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I found a green tea cake recipe that I iterated into a cupcake. Obviously if you’re going to bake the cake as a cupcake, the time has to be lessened from 30-40 minutes for cake to 15-20 minutes for cupcakes. In this case, I’d say go for closer to 20 minutes when you’re doing cupcakes, because you want your cupcake to cook properly. I went and undercooked it at 13 minutes, and realized I had to put the cupcakes back in the oven for a few more minutes, else the inside would still be pretty soggy.

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As for the frosting, I used the same honey-cinnamon frosting as the one for this banana cupcake, though I did have to double the recipe, else I wouldn’t have enough frosting for each cupcake. The green tea cake recipe had a different frosting that uses matcha again, but I didn’t really want to do that because I had planned to tint the whitish frosting in gold and silver. Still, I really liked the little speckles and the beige coloration on the honey-cinnamon frosting (owed to the honey and cinnamon), so I didn’t have to do much color-work. Actually, I pretty much got too lazy to color-work most of the cupcakes.

I did, however, put my short-lived cake decorating classes to good use! Not that I learned how to pipe roses in decorating class (for that I thank the presence of Youtube tutorials). Still, I’m pretty sure I wouldn’t have even realized I can do this with a certain type of frosting tip if it weren’t for my decorating classes. Why the rose design? Well, why on earth not?

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The gold and silver didn’t show as prominently as I’d hoped, but it did give the frosting a metallic sheen. Maybe next time I’ll just go ahead and play with my food coloring to come up with a more bronze-ish steampunk look. Or I could mold chocolate into gears and airships. Hah, that’s going to take a bit more skill and time, I suppose.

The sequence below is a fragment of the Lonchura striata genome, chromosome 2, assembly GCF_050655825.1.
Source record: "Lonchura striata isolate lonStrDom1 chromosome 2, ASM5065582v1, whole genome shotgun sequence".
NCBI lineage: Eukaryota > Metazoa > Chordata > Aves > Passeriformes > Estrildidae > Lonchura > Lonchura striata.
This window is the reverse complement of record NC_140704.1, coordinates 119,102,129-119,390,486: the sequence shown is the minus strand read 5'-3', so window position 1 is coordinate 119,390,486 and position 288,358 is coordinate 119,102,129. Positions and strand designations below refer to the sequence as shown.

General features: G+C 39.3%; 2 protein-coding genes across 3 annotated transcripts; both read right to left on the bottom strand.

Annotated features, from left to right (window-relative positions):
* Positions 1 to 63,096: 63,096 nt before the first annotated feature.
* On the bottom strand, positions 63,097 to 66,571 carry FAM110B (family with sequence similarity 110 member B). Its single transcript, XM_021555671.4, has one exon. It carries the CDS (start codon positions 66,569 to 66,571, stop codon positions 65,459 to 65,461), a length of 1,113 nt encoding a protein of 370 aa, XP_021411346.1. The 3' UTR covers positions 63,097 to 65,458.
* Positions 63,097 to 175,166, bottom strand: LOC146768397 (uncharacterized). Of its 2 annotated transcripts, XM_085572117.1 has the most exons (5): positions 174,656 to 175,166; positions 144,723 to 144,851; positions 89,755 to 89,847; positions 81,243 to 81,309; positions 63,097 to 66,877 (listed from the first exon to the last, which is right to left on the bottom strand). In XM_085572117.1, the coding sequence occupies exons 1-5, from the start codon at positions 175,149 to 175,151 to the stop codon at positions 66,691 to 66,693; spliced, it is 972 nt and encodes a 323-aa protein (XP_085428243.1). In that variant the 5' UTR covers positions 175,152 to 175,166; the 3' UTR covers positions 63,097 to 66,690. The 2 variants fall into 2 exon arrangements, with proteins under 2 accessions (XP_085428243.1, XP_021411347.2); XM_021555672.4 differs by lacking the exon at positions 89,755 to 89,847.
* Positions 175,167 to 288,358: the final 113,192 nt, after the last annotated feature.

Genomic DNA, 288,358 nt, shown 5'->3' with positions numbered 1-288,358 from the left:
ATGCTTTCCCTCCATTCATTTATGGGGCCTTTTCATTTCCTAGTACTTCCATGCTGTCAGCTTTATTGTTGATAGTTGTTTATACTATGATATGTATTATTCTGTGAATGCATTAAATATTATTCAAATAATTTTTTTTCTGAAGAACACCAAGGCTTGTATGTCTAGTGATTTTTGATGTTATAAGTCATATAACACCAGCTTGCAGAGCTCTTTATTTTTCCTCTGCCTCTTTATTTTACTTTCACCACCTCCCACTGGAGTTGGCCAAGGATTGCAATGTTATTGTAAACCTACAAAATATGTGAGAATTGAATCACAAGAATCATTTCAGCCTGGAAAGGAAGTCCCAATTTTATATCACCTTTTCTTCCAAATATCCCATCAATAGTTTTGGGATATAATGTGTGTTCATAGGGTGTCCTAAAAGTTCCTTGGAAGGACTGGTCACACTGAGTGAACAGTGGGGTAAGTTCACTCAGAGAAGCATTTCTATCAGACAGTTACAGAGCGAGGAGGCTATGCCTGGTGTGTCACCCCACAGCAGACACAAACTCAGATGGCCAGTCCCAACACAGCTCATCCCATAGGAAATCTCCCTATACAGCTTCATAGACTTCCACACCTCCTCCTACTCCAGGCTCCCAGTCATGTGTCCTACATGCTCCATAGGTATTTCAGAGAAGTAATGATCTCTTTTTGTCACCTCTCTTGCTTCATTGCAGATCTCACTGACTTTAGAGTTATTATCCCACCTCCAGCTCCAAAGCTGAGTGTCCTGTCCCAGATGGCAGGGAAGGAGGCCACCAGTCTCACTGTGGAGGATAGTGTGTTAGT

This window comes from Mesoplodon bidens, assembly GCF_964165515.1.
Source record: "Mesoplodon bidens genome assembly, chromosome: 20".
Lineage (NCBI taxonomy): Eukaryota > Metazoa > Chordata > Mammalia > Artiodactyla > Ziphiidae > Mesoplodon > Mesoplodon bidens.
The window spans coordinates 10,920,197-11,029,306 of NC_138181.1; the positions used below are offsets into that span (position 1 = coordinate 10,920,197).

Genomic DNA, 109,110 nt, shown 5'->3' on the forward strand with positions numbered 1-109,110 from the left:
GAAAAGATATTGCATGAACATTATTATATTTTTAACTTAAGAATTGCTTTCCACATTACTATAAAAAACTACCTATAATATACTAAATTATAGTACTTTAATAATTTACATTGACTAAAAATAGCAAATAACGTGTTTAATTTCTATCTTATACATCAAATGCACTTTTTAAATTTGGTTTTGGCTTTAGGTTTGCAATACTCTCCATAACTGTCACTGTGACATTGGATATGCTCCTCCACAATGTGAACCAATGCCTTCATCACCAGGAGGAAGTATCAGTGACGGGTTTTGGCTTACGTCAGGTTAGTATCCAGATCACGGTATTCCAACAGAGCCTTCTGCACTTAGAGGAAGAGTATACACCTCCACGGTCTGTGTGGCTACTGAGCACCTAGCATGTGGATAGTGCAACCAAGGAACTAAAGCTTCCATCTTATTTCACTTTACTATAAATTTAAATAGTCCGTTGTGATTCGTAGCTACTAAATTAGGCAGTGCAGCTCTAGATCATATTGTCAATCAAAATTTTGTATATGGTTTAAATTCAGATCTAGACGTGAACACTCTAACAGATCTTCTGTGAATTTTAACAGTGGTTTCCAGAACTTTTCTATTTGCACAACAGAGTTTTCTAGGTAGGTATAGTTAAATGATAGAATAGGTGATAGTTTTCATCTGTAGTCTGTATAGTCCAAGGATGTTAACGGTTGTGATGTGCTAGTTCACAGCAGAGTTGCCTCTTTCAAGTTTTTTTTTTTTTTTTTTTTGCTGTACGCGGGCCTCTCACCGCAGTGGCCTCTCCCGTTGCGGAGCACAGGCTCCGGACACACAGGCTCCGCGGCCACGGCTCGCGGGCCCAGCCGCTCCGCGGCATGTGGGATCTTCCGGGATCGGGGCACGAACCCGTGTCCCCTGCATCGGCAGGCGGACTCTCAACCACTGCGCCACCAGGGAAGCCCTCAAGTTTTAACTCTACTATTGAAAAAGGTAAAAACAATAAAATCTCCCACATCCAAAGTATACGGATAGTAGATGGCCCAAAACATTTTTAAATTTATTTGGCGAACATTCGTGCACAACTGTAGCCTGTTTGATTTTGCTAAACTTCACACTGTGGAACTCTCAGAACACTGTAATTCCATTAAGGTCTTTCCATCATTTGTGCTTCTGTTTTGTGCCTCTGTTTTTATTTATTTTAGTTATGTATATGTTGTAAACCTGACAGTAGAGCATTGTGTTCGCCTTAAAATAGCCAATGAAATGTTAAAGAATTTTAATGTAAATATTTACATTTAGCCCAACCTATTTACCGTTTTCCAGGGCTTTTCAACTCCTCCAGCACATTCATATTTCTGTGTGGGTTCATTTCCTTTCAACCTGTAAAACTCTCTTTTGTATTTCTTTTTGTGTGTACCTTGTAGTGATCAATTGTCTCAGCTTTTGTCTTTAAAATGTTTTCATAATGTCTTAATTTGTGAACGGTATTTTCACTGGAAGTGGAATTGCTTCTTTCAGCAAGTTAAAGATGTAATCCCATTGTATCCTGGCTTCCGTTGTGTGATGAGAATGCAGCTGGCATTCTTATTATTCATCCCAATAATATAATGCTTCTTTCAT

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Verdict: The matcha seriously gave the cupcake itself a distinct green tea flavor. Coupled with the honey-cinnamon frosting, it was absolutely divine. My sister likes her cupcake warmed up a bit in the microwave, but I tend to like my cupcakes colder. Either way, the cupcake remained soft, the frosting delicious, and we both enjoyed it in our own merry way.

Next time, I’ll definitely have some actual tea to go with my green tea cupcake!

A Note: Anyone else get reminded of absinthe when looking at the green tea color?

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3 thoughts on “Sweet, Sweet Green Victoriana

  1. So you did use the macha! Those look so delicious … nom nom and the ICING is (okay, I admit it, I wondered if Vida did it ….. then I read your post :O CASSIE DID IT :O wow wow wow I’m impressed!) beautiful. Good job! (And yeah, I noticed someone put in the thing about a certain BOOK being published and all that. HEY! No drawing? …

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    • Pshhh. My sister hardly bakes these days. I’ve gotten used to icing most of my stuff now, and since we actually invested in an electric mixer, I tend to do everything myself. Now…decorating and fondant work…well, that’s a whole different story altogether…